The essential question is whether you can afford a civilian military in the first place. Some people genuinely cannot afford it. Professional, experienced military trial attorneys are not cheap, and it will take a real financial sacrifice to hire one. However, we have found that most people facing serious trouble can find the means to get a good attorney.
It’s extremely rare that a wealthy person will be in the military and almost as rare that a military member will have wealthy parents. The people who hire us and other civilian firms are from working-class families. They’re not loaded with money but they find a way to hire an attorney. They may have to be willing to use their credit cards, reach out to family members, sell their car, or take out a second mortgage. They will have to make real financial sacrifices to hire an attorney, but it can be done, and in most cases it should be done. The costs of not hiring an attorney, which we’ll get to in a moment, are just too high to ignore.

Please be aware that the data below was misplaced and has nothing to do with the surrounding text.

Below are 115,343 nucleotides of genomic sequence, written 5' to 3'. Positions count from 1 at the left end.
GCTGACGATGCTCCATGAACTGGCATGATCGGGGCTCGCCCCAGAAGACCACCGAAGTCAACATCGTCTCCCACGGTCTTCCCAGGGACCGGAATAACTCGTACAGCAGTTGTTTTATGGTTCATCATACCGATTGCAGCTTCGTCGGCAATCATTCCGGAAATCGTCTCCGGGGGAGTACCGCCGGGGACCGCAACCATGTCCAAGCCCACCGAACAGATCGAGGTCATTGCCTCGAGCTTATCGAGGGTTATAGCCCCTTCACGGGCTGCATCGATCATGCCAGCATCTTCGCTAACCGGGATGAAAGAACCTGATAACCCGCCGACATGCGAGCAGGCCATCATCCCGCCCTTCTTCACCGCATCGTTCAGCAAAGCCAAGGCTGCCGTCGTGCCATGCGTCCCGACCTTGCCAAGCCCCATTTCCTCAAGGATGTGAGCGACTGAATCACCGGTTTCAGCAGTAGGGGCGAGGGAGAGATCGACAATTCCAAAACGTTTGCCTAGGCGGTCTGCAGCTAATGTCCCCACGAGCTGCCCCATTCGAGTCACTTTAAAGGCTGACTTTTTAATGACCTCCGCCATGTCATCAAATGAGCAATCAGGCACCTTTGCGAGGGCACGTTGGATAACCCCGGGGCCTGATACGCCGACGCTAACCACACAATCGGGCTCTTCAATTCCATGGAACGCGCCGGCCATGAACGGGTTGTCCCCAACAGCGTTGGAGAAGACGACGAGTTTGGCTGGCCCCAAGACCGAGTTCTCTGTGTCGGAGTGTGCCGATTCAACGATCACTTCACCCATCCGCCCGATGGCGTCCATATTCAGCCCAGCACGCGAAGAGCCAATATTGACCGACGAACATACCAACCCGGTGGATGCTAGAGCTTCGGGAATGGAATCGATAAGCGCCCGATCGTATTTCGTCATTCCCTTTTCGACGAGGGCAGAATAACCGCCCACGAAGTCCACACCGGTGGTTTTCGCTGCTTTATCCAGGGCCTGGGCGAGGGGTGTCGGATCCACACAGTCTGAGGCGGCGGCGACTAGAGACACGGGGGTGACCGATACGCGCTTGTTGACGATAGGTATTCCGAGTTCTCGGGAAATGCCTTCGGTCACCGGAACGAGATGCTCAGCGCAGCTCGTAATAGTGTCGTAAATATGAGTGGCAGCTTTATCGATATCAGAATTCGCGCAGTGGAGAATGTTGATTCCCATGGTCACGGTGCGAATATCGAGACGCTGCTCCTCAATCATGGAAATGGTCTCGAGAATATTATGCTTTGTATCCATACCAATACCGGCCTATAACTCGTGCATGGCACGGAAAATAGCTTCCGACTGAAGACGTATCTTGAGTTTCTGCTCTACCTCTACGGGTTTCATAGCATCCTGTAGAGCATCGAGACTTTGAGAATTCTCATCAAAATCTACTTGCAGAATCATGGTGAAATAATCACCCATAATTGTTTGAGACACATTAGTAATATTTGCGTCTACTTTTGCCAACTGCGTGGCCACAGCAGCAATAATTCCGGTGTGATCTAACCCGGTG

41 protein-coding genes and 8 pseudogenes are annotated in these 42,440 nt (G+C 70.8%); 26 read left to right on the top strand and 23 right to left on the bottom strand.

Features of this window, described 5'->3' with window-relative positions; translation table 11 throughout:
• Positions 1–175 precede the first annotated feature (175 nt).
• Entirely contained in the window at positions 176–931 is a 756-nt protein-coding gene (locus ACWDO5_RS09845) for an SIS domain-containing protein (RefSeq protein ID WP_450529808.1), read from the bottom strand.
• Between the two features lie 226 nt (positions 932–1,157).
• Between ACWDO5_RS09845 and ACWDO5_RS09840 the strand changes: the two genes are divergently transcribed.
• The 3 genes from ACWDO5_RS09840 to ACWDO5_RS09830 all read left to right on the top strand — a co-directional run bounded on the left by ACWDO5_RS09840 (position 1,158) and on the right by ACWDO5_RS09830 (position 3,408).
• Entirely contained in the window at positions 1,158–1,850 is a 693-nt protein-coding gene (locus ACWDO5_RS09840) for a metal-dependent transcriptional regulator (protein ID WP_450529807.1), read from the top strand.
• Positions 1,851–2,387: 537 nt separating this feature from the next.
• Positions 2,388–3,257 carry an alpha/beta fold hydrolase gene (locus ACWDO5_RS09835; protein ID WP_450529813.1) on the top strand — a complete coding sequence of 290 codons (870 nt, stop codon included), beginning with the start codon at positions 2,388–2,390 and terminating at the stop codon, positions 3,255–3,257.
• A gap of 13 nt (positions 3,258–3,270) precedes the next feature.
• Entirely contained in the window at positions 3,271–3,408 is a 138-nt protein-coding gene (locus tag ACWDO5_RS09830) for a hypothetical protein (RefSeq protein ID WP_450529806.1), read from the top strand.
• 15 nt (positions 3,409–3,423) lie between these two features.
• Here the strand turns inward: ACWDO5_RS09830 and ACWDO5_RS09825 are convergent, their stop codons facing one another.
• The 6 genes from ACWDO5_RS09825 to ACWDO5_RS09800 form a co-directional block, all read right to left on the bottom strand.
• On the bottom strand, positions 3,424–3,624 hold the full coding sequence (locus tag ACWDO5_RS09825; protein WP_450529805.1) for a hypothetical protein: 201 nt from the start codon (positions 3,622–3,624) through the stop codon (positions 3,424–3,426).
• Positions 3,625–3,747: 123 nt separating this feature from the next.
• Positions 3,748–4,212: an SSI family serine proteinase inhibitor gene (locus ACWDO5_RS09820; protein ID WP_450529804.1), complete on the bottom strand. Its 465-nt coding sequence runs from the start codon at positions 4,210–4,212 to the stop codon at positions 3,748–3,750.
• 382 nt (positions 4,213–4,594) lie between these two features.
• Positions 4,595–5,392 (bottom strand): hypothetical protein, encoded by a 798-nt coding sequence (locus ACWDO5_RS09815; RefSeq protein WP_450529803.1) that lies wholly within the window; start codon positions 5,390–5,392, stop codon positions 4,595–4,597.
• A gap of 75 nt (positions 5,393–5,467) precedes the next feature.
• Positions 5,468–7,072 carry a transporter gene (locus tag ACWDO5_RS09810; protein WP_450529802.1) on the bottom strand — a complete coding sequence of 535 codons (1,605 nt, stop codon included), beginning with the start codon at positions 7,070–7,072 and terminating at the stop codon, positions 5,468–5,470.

The main reason military members choose not to hire a civilian attorney is that the government provides an appointed attorney to the defendant, free of charge. In civilian justice systems, defendants have to qualify financially in order to get a court-appointed attorney. But in the military, every member is entitled to free appointed counsel. If you’re getting a free attorney, you don’t necessarily have to give up your cars or guitars or HD TV – or call your parents – to pay for an attorney.
However, it is highly unlikely that you will get an appointed attorney with as much skill and experience as a good civilian military attorney. We know of cases in which appointed military attorneys with zero trial experience were assigned to be lead counsel in extremely serious felony-type cases such as murder and child pornography. That’s not good for the military justice system, and it’s not good for you.
We readily acknowledge that there are some excellent appointed attorneys in the military. We learned our trade in the JAG Corps and we’re proud of our ongoing association with JAGs in all branches of service. It’s up to you to determine whether your appointed JAG has the experience and personality you want representing you, but as you make that determination you should take time to weigh your appointed attorney’s background against the background you would have working for you if you hired a good civilian attorney.